The idea that there’s a best is silly — as is the idea that there was truly a first. The Spot and Pepe’s are in the same parking lot, owned by the same people . . . and Sally Consiglio was a relative. The competition is in the heads of the fans.

    For truly bad pizza? Come to my adopted city of Boston ;-)

  • Dennis

    Seconding the above: Amir failed you when he let you order silly pizzas. Plain, clam or chicken pizza (my favorite!) is the way to go. And you really should do a side-by-side comparison of Sally’s and Pepe’s. You won’t settle anything, but it’ll be fun.

    When you return to the Elm City to rectify your error, you must also have a cheeseburger at Louis’ Lunch. And write about it.

  • CC

    It’s the white clam pie that you have ordered, Adam. Truly life-changing. No, I’m serious. Life-changing.

  • CC

    It’s the white clam pie that you have ordered, Adam. Truly life-changing. No, I’m serious. Life-changing.

  • Sandro

    Birch beer was “incredibly fresh tasting?” It’s soda, guy! Is there anything you don’t like when you’re on a travelin’ high?

  • http://freshcrackedpepper.com/ Mark B.

    As a Canadian, I’ll say that although Tim’s (that’s what we call it) has good donuts, their coffee stinks. It’s really terrible and I’d advise anyone who goes there for the first time… don’t drink the coffee.

  • KBT

    I have yet to find a Canadian who doesn’t like Tim Horton’s; this leads me to believe that Canadians are born without taste buds or simply without taste. Hard cold rolls for sandwiches, soups that are more filler/starch than identifiable ingredients, oily coffee drinks that must be made from syrups or chemical-laden mixes, and heavy, falsely advertised “Fresh All Day” doughnuts that are made at 3am and refrigerated for 24hrs. Bon apetit, Canada.

  • John

    I agree with everyone else who has talked up Pepe’s clam pizza — it’s worth making a special trip back to New Haven just to order correctly there. :)

  • John

    And for non-clam pizza, Sally’s IS better…

  • Julia O.

    Ok, ok — I am a rabid Sally’s loyalist, I was just trying to sound fair. John’s right, it’s the best.

    Dennis has a good point, too, one I almost made myself but I’m trying to be less bossy lately . . . please go back for the hamburger at Louis Lunch. There’s a whole central CT steamed burger thing (Meriden, Manchester) if you get really into it — probably the Sterns have written about it.

    Love your blog, glad you made it to NH at all.

  • cybercita

    didn’t jane and michael stern meet at yale and fall in love over a white clam pizza?

    i love tim hortons butter tarts! mini pecan pies without the nuts, just the goo. heaven.

  • WoosterStreetDiaspora

    I’ve never written a comment anywhere ever on the web. However, the fact that you did not have the white clam pizza is a so unfortunate that I had to write. This is the whole point of Pepe’s. I no longer live in Connecticut and I still miss this pizza. It is made with fresh shucked clams, garlic, pecorino and olive oil and nothing more.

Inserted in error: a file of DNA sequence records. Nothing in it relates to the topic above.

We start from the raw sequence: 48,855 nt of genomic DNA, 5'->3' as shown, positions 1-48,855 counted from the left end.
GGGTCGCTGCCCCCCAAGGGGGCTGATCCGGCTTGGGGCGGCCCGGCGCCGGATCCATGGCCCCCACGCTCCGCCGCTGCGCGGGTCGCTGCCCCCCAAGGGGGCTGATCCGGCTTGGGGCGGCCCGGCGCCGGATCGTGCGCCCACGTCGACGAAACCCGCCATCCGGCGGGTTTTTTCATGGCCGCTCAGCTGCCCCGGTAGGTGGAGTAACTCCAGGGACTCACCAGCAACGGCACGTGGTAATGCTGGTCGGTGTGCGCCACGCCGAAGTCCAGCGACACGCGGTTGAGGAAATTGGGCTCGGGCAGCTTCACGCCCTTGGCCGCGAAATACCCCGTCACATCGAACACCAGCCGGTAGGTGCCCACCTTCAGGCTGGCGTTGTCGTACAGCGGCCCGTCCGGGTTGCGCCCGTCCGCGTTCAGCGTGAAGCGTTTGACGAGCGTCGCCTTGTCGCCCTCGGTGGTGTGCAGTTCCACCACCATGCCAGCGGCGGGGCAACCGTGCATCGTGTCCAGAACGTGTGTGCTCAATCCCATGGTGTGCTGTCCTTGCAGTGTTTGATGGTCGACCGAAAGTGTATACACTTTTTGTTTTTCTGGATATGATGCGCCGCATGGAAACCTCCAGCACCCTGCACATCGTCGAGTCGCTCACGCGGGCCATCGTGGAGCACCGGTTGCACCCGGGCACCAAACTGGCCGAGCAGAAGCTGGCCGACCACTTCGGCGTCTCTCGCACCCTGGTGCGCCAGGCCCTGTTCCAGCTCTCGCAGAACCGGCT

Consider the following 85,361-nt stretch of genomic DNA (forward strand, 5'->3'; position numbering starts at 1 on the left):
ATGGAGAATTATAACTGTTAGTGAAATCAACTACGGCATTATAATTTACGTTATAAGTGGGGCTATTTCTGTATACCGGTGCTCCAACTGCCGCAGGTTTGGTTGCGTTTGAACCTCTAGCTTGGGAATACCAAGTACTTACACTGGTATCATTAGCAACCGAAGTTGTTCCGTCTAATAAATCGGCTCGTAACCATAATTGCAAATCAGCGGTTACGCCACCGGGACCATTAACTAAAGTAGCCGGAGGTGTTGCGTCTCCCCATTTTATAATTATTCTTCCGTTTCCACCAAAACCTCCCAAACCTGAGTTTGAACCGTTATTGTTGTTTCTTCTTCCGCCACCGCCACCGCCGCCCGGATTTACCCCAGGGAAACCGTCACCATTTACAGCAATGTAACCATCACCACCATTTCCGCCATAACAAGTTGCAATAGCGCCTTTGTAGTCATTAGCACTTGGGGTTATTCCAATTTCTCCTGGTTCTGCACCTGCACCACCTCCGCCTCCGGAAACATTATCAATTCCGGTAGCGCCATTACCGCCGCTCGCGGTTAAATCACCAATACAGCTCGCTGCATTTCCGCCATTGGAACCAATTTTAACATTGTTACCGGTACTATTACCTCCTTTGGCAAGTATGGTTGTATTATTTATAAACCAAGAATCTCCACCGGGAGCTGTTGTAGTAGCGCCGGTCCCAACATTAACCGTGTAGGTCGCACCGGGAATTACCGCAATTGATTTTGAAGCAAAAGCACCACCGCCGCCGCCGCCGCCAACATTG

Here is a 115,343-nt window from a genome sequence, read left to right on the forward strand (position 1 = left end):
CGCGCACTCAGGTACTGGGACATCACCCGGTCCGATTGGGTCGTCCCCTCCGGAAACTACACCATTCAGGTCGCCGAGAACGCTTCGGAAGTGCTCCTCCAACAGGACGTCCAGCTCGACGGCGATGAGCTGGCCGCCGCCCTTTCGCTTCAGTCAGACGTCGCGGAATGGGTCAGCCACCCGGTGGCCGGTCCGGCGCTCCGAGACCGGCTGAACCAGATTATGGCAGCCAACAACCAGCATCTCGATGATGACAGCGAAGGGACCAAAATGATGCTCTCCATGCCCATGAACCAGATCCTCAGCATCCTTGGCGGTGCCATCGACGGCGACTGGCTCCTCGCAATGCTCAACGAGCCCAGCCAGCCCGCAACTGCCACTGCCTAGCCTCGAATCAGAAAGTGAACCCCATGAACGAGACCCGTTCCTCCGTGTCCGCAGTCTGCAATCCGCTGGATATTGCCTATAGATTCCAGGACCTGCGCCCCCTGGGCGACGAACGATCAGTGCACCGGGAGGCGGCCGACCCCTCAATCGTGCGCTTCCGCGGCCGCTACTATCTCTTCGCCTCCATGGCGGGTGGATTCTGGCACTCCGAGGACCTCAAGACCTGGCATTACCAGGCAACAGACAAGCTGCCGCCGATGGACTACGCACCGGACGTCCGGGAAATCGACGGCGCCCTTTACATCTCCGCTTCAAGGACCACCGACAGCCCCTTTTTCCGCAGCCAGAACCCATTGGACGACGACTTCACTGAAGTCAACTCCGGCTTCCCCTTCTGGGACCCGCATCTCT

• david

    I went to Pepe’s a few months ago and found that it had gone WAY downhill…It was once very much the eqal of Sally’s — maybe they expanded & sacrificed quality? The slices were soggy and the crust unpleasantly doughy — the fabulous orangey fried cheese/sauce congealment was no more. They were OUT of clams the night i went, which distressed me — but maybe clam is still ok?

    In any case I can vouch for sally’s if you want the plain pie, they’ve got the goods all these years later.

  • Alec Smart

    Dude,

    Did anyone ever tell you about Tim Horton ? Was a pro hockey player in the 60′s and early 70′s.Played for Toronto and Buffalo Sabres. Died tragically in a car crash in 73.

    Started the business with a cop as his partner and the chain really flourished in the 80′s and nineties, when Wendy’s bought them out.

    Now the second largest restaurant chain in Canada behind Mickee Dees.

    Horton’s coffee makes Dunkin Donuts coffee taste like dishwater and the donuts especially the sour cream glazed are good.

    Are you allowed into Canada Adam ?

  • uter

    I agree with some of the readers above who question the quality of Tim Hortons. The donuts are craptacular (stale, dry from lack of moisture) and the selection is fairly limited at each location. The coffee is average for the price I suppose. There is no good breakfast items. All in all, Dunkin Donuts is pretty darn good and I had a taste of it when travelling in the States.

  • uter

    I agree with some of the readers above who question the quality of Tim Hortons. The donuts are craptacular (stale, dry from lack of moisture) and the selection is fairly limited at each location. The coffee is average for the price I suppose. There is no good breakfast items. All in all, Dunkin Donuts is pretty darn good and I had a taste of it when travelling in the States.

  • uter

    I agree with some of the readers above who question the quality of Tim Hortons. The donuts are craptacular (stale, dry from lack of moisture) and the selection is fairly limited at each location. The coffee is average for the price I suppose. There is no good breakfast items. All in all, Dunkin Donuts is pretty darn good and I had a taste of it when travelling in the States.